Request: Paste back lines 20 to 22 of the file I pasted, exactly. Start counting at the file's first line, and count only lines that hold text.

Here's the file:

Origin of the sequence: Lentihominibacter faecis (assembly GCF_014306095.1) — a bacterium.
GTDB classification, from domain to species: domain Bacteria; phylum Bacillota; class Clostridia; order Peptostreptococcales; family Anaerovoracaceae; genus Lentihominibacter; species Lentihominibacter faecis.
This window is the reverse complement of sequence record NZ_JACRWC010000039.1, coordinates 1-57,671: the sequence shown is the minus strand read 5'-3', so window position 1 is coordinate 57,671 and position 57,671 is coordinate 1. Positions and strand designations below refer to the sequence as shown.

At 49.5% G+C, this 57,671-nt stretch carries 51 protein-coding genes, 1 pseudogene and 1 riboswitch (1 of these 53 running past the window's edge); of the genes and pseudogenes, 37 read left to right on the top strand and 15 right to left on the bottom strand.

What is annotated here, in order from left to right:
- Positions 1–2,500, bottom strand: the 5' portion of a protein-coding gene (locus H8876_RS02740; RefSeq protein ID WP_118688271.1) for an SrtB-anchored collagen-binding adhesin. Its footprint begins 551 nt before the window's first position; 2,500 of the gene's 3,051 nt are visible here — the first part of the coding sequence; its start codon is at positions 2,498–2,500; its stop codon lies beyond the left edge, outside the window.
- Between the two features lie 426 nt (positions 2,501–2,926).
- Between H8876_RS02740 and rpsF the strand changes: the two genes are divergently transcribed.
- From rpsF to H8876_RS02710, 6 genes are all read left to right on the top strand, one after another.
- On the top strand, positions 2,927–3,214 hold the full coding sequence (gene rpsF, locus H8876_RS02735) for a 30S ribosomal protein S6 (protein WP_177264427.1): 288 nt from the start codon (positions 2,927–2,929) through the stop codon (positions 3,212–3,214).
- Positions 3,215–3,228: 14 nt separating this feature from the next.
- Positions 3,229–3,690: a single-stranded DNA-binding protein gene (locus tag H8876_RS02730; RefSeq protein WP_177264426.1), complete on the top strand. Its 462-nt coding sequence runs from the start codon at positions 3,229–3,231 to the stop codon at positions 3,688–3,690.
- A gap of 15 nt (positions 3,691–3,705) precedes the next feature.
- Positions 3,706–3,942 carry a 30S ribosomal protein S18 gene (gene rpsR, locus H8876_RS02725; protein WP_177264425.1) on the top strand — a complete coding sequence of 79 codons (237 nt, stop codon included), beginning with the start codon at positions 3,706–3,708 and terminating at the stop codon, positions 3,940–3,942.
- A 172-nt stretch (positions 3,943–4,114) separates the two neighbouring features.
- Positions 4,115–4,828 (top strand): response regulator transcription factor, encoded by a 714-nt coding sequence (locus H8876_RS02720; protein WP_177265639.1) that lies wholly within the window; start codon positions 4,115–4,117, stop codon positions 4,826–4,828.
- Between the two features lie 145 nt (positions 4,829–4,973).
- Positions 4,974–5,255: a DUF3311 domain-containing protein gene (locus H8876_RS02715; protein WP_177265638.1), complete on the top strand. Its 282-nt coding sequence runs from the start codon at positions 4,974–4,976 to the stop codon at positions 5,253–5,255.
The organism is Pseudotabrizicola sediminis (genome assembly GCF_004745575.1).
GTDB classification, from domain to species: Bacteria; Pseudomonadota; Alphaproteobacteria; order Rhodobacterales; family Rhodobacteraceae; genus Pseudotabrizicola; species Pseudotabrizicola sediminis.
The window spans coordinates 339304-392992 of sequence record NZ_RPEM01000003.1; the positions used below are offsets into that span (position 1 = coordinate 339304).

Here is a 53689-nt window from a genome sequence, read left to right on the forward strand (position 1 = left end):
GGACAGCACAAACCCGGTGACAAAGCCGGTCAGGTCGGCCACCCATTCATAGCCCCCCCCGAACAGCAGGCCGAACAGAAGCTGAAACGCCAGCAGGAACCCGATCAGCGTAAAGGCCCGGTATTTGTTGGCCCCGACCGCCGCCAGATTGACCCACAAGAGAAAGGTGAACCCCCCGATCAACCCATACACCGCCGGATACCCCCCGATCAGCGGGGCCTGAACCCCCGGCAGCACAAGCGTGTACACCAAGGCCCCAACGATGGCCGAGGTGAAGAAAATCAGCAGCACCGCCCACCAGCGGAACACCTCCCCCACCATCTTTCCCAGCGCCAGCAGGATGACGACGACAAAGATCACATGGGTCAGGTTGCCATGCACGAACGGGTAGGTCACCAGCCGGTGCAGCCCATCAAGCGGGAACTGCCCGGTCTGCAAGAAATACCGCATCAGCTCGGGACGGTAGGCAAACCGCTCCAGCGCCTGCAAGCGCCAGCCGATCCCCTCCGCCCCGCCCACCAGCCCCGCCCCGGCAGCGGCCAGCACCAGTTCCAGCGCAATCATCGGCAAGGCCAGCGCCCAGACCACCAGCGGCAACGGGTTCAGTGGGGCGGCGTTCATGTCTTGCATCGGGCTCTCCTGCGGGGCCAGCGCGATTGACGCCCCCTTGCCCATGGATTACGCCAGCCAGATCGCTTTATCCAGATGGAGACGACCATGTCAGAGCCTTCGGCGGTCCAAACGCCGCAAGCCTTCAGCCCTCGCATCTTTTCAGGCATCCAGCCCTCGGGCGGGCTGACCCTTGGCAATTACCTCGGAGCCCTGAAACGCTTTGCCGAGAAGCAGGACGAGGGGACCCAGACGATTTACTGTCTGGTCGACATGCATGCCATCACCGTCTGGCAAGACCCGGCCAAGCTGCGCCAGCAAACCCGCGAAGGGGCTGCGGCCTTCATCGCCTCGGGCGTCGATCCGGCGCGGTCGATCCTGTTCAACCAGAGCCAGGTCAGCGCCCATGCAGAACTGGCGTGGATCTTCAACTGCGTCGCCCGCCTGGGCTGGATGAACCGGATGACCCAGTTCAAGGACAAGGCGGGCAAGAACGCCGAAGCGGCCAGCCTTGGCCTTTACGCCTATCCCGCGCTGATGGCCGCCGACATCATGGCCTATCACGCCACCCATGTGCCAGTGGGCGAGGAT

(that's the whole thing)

GTDB classification, from domain to species: Bacteria; Pseudomonadota; Alphaproteobacteria; order Rhodobacterales; family Rhodobacteraceae; genus Pseudotabrizicola; species Pseudotabrizicola sediminis.
The window spans coordinates 339304-392992 of sequence record NZ_RPEM01000003.1; the positions used below are offsets into that span (position 1 = coordinate 339304).

Here is a 53689-nt window from a genome sequence, read left to right on the forward strand (position 1 = left end):